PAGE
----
In your opinion, who’s the GOAT? Larry Hughes: MJ is the GOAT, in my opinion. That’s really a no-brainer for me. Really, the inspiration behind wanting to push forward came from me watching MJ and how he worked and all of his videos and really instilling his work ethic in myself and trying to do the Breakfast Club. He paved the way so, for me, it’s an easy answer. LeBron, he’s not far behind. But, for me, it’s always been MJ.
August 11, 2022 | 2:12 am EDT Update
There’s good reason for pessimism, Durant’s ultimatum to Nets owner Joe Tsai did not light a fire under trade talks. If anything, it made it far less likely a deal gets done in the short term. — why would Boston improve its offer now? It robbed the Nets of leverage. For example, Brooklyn was trying to get Boston to put Smart in the trade, but why would they even consider it now? That said, even without Smart (or Robert Williams III, sources told NBC Sports he is not available), a Celtics offer with Jaylen Brown may be the best one the Nets will see.
Chris Mannix: I had one executive who was not involved in the Durant sweepstakes say to me ‘if the Nets don’t have the stomach to bring him to training camp, they should find a way to do a deal with Boston because they’re not going to get a better player in a deal than Jaylen Brown’.
Ric Bucher: Joe Tsai has already shown he’s willing to play hardball with Kyrie by taking a max extension off the table almost immediately. Now, part of that may be Kyrie’ doing. I’m told he wanted his new contract to guarantee he wouldn’t have to play more than 60 games in a season and would not have to play any back the backs which he apparently referred to as inhumane.
Ric Bucher: I’m told that they wanted to trade Kyrie midway through this past season, and KD told them absolutely not. And they went along with it. Now, I’ve also been told while they’re still good friends, that maybe KD doesn’t value him quite the same way as a teammate. I’m not so sure about that.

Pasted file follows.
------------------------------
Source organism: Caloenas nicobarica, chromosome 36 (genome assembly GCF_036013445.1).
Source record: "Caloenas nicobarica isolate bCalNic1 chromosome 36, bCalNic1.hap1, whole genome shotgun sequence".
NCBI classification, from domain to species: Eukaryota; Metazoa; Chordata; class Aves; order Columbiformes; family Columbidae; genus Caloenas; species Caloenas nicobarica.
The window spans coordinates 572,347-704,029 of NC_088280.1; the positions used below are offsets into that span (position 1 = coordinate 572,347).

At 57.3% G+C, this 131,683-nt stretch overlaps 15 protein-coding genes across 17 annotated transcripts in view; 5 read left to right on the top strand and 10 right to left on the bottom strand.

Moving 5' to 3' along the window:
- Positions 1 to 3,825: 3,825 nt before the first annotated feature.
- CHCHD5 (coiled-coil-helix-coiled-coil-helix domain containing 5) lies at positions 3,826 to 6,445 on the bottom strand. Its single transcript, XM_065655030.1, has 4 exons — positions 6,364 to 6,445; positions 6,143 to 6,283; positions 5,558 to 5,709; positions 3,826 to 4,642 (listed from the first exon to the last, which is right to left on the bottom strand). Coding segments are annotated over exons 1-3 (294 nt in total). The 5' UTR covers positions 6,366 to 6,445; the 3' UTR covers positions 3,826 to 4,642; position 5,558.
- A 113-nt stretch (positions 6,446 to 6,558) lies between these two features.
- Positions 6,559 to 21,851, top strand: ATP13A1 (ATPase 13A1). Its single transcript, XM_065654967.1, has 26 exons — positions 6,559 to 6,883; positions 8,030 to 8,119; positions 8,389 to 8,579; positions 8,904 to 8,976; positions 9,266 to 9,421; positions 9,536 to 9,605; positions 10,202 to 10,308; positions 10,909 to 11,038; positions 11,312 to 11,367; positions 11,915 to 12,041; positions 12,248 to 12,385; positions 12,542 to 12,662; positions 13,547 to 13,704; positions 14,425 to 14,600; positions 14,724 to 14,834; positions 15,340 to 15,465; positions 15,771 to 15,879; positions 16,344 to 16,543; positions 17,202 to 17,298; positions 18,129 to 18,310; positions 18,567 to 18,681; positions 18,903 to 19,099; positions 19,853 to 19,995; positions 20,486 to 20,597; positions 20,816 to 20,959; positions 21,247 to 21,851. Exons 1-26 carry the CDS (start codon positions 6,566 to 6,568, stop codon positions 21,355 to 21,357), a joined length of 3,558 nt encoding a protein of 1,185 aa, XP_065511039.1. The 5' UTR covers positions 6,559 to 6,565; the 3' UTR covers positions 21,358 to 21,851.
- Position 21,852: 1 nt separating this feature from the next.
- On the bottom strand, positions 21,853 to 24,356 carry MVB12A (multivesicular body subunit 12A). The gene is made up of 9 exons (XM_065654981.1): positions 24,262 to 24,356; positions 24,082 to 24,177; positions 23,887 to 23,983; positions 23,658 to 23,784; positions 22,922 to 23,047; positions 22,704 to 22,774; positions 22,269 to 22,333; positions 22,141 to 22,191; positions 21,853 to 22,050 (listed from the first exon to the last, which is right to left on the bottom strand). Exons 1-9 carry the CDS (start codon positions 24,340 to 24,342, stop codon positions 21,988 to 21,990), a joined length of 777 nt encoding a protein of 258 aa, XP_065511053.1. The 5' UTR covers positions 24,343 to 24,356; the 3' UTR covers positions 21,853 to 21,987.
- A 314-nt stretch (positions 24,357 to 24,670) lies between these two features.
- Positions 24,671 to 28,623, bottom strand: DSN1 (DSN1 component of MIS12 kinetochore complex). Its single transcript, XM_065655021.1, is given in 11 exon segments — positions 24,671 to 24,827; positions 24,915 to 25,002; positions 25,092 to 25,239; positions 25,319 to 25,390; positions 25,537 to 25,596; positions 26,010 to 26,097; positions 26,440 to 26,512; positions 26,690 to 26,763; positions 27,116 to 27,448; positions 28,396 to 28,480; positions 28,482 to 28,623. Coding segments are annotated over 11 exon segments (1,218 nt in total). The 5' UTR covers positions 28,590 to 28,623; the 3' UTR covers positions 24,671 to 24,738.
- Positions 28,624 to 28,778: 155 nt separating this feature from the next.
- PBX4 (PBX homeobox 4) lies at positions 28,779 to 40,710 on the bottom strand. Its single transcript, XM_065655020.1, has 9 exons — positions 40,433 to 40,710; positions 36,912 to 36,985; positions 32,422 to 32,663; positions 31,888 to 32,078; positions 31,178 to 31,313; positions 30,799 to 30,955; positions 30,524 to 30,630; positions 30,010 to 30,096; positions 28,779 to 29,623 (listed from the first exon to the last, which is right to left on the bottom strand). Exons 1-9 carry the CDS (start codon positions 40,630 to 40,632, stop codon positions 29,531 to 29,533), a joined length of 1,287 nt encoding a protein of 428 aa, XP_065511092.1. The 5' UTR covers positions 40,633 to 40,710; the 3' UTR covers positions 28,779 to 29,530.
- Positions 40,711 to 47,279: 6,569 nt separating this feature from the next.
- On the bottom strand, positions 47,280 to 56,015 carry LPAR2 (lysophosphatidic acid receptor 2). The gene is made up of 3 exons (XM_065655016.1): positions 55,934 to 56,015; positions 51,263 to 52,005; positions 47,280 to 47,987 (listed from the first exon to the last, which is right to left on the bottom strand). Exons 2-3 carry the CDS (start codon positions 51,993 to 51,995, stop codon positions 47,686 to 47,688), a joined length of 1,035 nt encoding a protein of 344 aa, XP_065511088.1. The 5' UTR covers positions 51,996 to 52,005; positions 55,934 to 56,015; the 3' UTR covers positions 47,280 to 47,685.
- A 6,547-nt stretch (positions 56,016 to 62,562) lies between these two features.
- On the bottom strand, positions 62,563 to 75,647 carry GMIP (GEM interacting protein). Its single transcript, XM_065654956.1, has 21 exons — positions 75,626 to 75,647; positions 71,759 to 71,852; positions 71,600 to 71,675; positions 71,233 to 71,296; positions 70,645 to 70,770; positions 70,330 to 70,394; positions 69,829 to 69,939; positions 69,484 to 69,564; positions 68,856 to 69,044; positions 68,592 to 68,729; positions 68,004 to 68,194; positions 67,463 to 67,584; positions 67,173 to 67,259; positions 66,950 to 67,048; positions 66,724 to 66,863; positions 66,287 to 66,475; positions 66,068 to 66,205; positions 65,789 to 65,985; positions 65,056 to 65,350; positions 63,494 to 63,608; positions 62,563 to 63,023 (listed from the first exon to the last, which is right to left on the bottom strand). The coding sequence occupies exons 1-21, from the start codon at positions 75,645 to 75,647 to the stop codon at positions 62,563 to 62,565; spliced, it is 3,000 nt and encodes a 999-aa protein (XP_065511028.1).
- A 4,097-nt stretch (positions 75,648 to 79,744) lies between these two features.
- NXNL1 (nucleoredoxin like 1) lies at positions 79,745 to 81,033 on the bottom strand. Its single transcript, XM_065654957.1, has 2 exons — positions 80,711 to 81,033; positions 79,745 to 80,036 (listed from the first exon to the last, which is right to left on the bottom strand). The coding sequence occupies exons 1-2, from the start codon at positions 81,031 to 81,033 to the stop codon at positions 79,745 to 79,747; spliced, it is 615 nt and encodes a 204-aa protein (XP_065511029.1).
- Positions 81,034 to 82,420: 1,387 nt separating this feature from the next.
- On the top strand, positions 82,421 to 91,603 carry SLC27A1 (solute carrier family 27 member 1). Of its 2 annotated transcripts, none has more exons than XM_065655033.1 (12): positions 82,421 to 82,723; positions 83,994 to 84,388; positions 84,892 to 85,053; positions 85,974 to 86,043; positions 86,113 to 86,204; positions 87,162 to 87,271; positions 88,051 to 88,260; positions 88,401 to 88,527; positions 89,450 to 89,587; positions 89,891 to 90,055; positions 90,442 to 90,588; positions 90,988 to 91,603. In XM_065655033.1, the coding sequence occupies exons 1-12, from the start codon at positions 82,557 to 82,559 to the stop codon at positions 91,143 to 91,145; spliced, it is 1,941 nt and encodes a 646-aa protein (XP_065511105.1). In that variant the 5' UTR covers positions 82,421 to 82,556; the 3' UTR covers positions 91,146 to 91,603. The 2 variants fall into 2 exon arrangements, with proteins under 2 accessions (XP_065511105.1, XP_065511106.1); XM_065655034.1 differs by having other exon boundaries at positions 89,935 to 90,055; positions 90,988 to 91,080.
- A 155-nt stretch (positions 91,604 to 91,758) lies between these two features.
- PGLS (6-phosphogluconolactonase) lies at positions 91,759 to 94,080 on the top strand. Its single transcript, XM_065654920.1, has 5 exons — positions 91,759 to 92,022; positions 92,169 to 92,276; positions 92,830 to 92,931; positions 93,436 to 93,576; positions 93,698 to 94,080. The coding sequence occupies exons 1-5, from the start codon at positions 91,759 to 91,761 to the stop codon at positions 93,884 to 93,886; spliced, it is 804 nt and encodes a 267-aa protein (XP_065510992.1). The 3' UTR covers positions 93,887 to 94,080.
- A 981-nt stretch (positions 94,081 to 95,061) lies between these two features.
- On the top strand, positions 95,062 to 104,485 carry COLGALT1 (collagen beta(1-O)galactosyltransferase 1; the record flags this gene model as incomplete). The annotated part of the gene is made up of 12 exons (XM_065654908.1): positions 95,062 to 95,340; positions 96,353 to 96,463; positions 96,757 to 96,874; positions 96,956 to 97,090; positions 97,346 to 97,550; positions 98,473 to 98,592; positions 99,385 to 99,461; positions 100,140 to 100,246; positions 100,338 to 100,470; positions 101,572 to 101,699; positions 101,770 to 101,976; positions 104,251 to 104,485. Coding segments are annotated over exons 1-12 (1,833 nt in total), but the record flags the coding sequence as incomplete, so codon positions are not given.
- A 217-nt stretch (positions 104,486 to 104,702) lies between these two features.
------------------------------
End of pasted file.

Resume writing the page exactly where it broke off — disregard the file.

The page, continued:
Ric Bucher: I’ve been assured that this is correct in spite of another report that says it never happened. And that’s as far as I’ll go with that, too. I’m not going to punch down. Ben Simmons was in a group chat with some of the other teams players. And on it, they asked Ben if he was playing in game four. And not only did he not answer, he dropped out of the chat. Now, as I said, there’s another reporter out there who suggested the event never happened. I’m well aware that that reporter has, let’s say he has vested interests in painting things a certain way. And again, I will leave it at that his comments prompted me to go back and double check with my source. And that source insists that it did indeed happen, and explain why someone might report it another way. So I’m sticking with it.
Patrick Beverley is not one to whine about getting moved from one team to another. The Utah Jazz guard recently addressed claims from fans about how the Minnesota Timberwolves “did him wrong when in fact that sentiment goes completely against how he views and interprets his offseason fate. Here’s Patrick Beverley going full Jay-Z, referencing the GOAT’s “I’m not a businessman, I’m a business, man” bar in explaining why he is thankful to the Timberwolves franchise.
Still, Caleb Canales’ decision to leave the NBA and coach in Mexico is not without risk. Broadening his experience on an international stage could help him get back to the league and to the job of his dreams, but his leap of faith could also be ignored. Despite a growing stable of foreign-born superstars and the NBA’s expansion to new markets overseas, the league has been slow to embrace coaches with international experience. European champions like David Blatt and Igor Kokoskov came and went last decade, as did successful foreign-born assistants like Etore Messina. “The coaching side, you always have to be ready to adapt and adjust,” Canales says.
While skepticism may remain in some NBA circles regarding the value of international coaching experience, there’s no doubt the league is putting effort in to diversify its coaching ranks overall. As of the 2022 offseason, half the league is led by Black head coaches. Nash and Kerr were born outside the U.S., and Miami Heat head coach Erik Spoelstra is Filipino-American. Canales credits the work of David Fogel, executive director of the National Basketball Coaches Association, and Karen Marrero, its director of communications, for things improving over the last few seasons. “They’ve been so creative, and they’ve been so willing to help us, as coaches,” he stresses, highlighting the coaching profiles as well as a newly deployed coaches database the NBCA has set up to assist teams in finding and hiring talent outside the same small coaching pool.